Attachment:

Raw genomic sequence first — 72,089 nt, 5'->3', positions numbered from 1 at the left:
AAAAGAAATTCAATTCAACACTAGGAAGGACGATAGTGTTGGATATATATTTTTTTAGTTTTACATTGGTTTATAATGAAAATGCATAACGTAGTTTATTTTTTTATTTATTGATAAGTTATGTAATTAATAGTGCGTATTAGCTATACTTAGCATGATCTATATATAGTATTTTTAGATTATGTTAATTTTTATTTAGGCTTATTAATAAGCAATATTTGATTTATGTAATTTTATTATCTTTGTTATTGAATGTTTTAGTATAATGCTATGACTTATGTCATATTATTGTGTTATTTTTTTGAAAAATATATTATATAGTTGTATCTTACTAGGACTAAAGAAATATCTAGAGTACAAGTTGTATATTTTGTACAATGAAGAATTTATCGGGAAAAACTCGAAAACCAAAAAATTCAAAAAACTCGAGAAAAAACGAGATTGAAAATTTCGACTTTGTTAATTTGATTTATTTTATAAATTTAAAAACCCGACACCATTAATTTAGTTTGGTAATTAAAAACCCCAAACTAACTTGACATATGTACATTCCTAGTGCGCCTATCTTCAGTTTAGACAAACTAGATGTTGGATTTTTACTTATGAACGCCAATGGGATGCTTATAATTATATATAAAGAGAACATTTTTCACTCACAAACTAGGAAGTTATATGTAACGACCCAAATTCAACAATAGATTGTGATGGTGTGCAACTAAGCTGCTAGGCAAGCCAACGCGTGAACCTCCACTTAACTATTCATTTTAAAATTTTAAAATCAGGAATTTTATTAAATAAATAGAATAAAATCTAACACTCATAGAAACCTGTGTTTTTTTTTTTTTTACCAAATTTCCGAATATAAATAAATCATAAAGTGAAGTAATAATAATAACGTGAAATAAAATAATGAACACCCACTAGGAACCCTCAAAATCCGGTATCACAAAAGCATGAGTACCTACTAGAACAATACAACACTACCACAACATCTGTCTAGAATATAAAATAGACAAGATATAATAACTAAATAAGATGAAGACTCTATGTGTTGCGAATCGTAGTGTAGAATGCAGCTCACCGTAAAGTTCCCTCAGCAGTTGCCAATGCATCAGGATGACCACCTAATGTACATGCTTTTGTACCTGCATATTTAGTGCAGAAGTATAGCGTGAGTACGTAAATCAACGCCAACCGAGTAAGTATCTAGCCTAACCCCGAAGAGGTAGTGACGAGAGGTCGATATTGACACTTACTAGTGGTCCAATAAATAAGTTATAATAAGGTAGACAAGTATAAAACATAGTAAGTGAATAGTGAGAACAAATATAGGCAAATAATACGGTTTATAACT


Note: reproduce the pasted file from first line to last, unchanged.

Raw genomic sequence first — 72,089 nt, 5'->3', positions numbered from 1 at the left:
AAAAGAAATTCAATTCAACACTAGGAAGGACGATAGTGTTGGATATATATTTTTTTAGTTTTACATTGGTTTATAATGAAAATGCATAACGTAGTTTATTTTTTTATTTATTGATAAGTTATGTAATTAATAGTGCGTATTAGCTATACTTAGCATGATCTATATATAGTATTTTTAGATTATGTTAATTTTTATTTAGGCTTATTAATAAGCAATATTTGATTTATGTAATTTTATTATCTTTGTTATTGAATGTTTTAGTATAATGCTATGACTTATGTCATATTATTGTGTTATTTTTTTGAAAAATATATTATATAGTTGTATCTTACTAGGACTAAAGAAATATCTAGAGTACAAGTTGTATATTTTGTACAATGAAGAATTTATCGGGAAAAACTCGAAAACCAAAAAATTCAAAAAACTCGAGAAAAAACGAGATTGAAAATTTCGACTTTGTTAATTTGATTTATTTTATAAATTTAAAAACCCGACACCATTAATTTAGTTTGGTAATTAAAAACCCCAAACTAACTTGACATATGTACATTCCTAGTGCGCCTATCTTCAGTTTAGACAAACTAGATGTTGGATTTTTACTTATGAACGCCAATGGGATGCTTATAATTATATATAAAGAGAACATTTTTCACTCACAAACTAGGAAGTTATATGTAACGACCCAAATTCAACAATAGATTGTGATGGTGTGCAACTAAGCTGCTAGGCAAGCCAACGCGTGAACCTCCACTTAACTATTCATTTTAAAATTTTAAAATCAGGAATTTTATTAAATAAATAGAATAAAATCTAACACTCATAGAAACCTGTGTTTTTTTTTTTTTTACCAAATTTCCGAATATAAATAAATCATAAAGTGAAGTAATAATAATAACGTGAAATAAAATAATGAACACCCACTAGGAACCCTCAAAATCCGGTATCACAAAAGCATGAGTACCTACTAGAACAATACAACACTACCACAACATCTGTCTAGAATATAAAATAGACAAGATATAATAACTAAATAAGATGAAGACTCTATGTGTTGCGAATCGTAGTGTAGAATGCAGCTCACCGTAAAGTTCCCTCAGCAGTTGCCAATGCATCAGGATGACCACCTAATGTACATGCTTTTGTACCTGCATATTTAGTGCAGAAGTATAGCGTGAGTACGTAAATCAACGCCAACCGAGTAAGTATCTAGCCTAACCCCGAAGAGGTAGTGACGAGAGGTCGATATTGACACTTACTAGTGGTCCAATAAATAAGTTATAATAAGGTAGACAAGTATAAAACATAGTAAGTGAATAGTGAGAACAAATATAGGCAAATAATACGGTTTATAACT